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1 Floating pressure strategy or control is a technique pioneered by I Shir.skey (4,5) in which the column is trimmed or controlled to operate at the minimum possible pressure. This technique achieves significant energy savings during periods of favorable ambient i conditions.

| For most systems, relative volatility increases as pressure is i reduced, making separations easier; the ensuing reduction in reflux | ratio accounts for a lower reboiler duty as pressure reduces. This lower duty benefit is usually counteracted by an increase in latent heat, and a small reduction in tray efficiency as the pressure is lowered. In general, the effect of pressure on relative volatility dominates, and reboiler duty can be minimized by operating at the ! lowest practicable pressure.

Reduction of distillation pressure is usually restricted by condenser capacity. However, condensers are normally designed to operate at j ambient conditions prevailing on a hot summer day, and during winter | periods, when air and cooling water temperatures are lower, spare. | capacity becomes available. This spare capacity can be utilized for I pressure reduction and consequent energy savings.-I

! The extent to which pressure can be lowered is determined by the spare capacity available in the condenser, but is often limited by j other restrictions, such as availability of sufficient pressure to | transfer products to the next unit, or by the onset of flooding. In ; most cases, these restrictions would not eliminate energy savings from floating pressure operation, but rather restrict the extent to | which column pressure can be reduced.

; APPLICATION Floating pressure does not always lead to significant | energy savings. Highest energy savings occur when the ratio of | operating reflux to minimum reflux is high, relative volatility is j low, the rate of change of volatility with temperature is high, and j product purity is high. Negligible energy savings occur when : relative volatility is high and its rate of change with temperature I is low. If the ratio of operating to minimum reflux ratio is low, significant energy savings can only be achieved when relative volatility is very low and its rate of change with temperature is unusually high. A more detailed set of application guidelines has been presented elsewhere (6).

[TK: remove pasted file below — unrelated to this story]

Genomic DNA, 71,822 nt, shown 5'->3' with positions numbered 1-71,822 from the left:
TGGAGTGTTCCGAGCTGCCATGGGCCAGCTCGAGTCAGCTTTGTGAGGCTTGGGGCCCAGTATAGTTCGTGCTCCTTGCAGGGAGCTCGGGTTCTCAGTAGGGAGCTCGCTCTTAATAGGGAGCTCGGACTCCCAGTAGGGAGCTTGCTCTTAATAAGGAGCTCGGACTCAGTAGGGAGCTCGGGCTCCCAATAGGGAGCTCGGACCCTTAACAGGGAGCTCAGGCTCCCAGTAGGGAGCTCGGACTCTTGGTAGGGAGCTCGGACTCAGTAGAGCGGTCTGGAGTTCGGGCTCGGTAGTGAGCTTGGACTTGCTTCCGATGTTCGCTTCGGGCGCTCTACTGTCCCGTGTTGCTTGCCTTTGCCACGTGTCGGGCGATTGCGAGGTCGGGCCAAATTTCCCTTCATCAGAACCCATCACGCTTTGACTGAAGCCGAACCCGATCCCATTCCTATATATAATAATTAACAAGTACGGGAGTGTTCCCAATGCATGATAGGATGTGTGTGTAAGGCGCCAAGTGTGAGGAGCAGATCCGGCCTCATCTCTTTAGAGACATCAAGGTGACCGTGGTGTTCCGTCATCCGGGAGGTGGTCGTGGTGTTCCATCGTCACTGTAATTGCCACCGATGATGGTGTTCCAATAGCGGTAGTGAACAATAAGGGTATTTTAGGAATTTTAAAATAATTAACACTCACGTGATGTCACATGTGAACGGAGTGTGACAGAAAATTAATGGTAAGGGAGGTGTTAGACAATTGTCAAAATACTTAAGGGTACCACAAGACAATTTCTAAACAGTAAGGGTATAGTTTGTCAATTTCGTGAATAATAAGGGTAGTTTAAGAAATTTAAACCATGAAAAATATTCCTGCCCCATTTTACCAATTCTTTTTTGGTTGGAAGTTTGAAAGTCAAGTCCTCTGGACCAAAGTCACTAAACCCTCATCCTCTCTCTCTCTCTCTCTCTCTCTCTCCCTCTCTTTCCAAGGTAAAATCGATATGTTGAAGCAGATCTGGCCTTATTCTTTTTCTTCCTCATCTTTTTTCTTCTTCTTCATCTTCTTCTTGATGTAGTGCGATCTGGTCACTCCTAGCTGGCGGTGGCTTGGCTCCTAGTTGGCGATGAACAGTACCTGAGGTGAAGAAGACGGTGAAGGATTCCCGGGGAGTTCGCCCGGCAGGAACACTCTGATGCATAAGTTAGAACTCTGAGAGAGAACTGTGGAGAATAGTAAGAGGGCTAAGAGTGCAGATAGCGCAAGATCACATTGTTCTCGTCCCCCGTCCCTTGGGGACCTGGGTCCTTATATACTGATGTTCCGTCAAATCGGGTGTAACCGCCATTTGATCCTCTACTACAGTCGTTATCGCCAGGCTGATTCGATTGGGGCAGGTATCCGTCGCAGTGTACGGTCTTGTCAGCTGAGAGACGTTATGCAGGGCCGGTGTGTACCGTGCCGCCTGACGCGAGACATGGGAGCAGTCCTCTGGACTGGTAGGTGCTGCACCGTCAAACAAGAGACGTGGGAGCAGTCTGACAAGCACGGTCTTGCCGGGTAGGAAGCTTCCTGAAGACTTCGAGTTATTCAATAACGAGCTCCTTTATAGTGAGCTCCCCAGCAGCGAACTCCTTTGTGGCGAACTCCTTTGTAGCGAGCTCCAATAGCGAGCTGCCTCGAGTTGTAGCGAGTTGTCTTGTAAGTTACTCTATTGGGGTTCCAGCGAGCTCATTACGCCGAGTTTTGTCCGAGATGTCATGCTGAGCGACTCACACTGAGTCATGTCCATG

When the column includes feed preheaters or interreboilers, floating pressure can lead to even larger energy savings than those achievable from enhancing relative volatility alone. Reduction of column pressure lowers the equilibrium temperature at the point of interreboiling or preheating. If the preheat or interreboil is restricted by exchanger AT or area, lowering this temperature will increase the preheater or interreboiler capacity, which would enable additional cuts in reboil du-ty. Note that the above would not apply I if the exchanger employs one of the column products as the heating medium (eg feed-bottom interchanged , because reducing column pressure would also reduce the heating medium temperature.

CONTROL SYSTEM Floating pressure car. be implemented as an operating strategy or a? a control system. Shinskey (5/ developed the floating pressure control method, in which a valve-position controller (Figure 4.14) is used to adjust the set point of the pressure controller. This valve position controller keeps the condenser control valve as fully open (or fully shut, depending on the control system) as practicable, without going "off control".

The valve position controller acts very slowly, so that the pressure controller can achieve its normal pressure control function. Figure 4.14 demonstrates the response to sudden rain (assuming an uninsulated column) . The pressure controller takes corrective action immediately, and maintains column pressure at the initial upset. The valve position controller slowly takes over an reduces the pressure set point over the next 30 minutes.

Floating pressure control is a strategy very commonly implemented in advanced (computer) control systems.

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' S.net ST— 3^ '5"* Fig. 4-14bThi column pressure ui II mo it exponentially to a neu steady state as trie bypass lalve returns to a nearly closed poi trion.

Fig. 4-l*tThe vahe-positton controller slouly adjusts the pressure set point to keep the condenter fully loaded in the lung term.

(F.G. Shinskey, "Distillation by courtesy, McGraw-Hill Book

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' S.net ST— 3^ '5"* Fig. 4-14bThi column pressure ui II mo it exponentially to a neu steady state as trie bypass lalve returns to a nearly closed poi trion.

Control",1984, Company.)

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